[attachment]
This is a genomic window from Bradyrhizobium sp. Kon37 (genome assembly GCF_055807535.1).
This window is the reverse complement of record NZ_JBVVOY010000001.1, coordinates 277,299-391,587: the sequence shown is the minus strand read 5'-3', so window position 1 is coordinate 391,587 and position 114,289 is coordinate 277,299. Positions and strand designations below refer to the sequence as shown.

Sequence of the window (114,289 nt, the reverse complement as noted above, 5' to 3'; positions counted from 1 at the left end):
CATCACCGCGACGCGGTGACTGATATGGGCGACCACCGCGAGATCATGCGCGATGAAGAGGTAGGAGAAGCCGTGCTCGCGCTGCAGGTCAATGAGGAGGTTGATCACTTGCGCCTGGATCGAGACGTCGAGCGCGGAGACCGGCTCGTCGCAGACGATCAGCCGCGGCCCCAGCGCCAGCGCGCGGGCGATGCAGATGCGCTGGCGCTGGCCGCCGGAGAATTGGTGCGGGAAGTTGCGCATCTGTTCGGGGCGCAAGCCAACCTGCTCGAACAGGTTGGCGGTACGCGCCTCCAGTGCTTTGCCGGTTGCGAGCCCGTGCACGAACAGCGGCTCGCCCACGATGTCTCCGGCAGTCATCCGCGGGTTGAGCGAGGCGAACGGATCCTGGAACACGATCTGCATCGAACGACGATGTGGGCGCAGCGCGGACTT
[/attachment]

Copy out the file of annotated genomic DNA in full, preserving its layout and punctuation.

This is a genomic window from Bradyrhizobium sp. Kon37 (genome assembly GCF_055807535.1).
This window is the reverse complement of record NZ_JBVVOY010000001.1, coordinates 277,299-391,587: the sequence shown is the minus strand read 5'-3', so window position 1 is coordinate 391,587 and position 114,289 is coordinate 277,299. Positions and strand designations below refer to the sequence as shown.

Sequence of the window (114,289 nt, the reverse complement as noted above, 5' to 3'; positions counted from 1 at the left end):
CATCACCGCGACGCGGTGACTGATATGGGCGACCACCGCGAGATCATGCGCGATGAAGAGGTAGGAGAAGCCGTGCTCGCGCTGCAGGTCAATGAGGAGGTTGATCACTTGCGCCTGGATCGAGACGTCGAGCGCGGAGACCGGCTCGTCGCAGACGATCAGCCGCGGCCCCAGCGCCAGCGCGCGGGCGATGCAGATGCGCTGGCGCTGGCCGCCGGAGAATTGGTGCGGGAAGTTGCGCATCTGTTCGGGGCGCAAGCCAACCTGCTCGAACAGGTTGGCGGTACGCGCCTCCAGTGCTTTGCCGGTTGCGAGCCCGTGCACGAACAGCGGCTCGCCCACGATGTCTCCGGCAGTCATCCGCGGGTTGAGCGAGGCGAACGGATCCTGGAACACGATCTGCATCGAACGACGATGTGGGCGCAGCGCGGACTT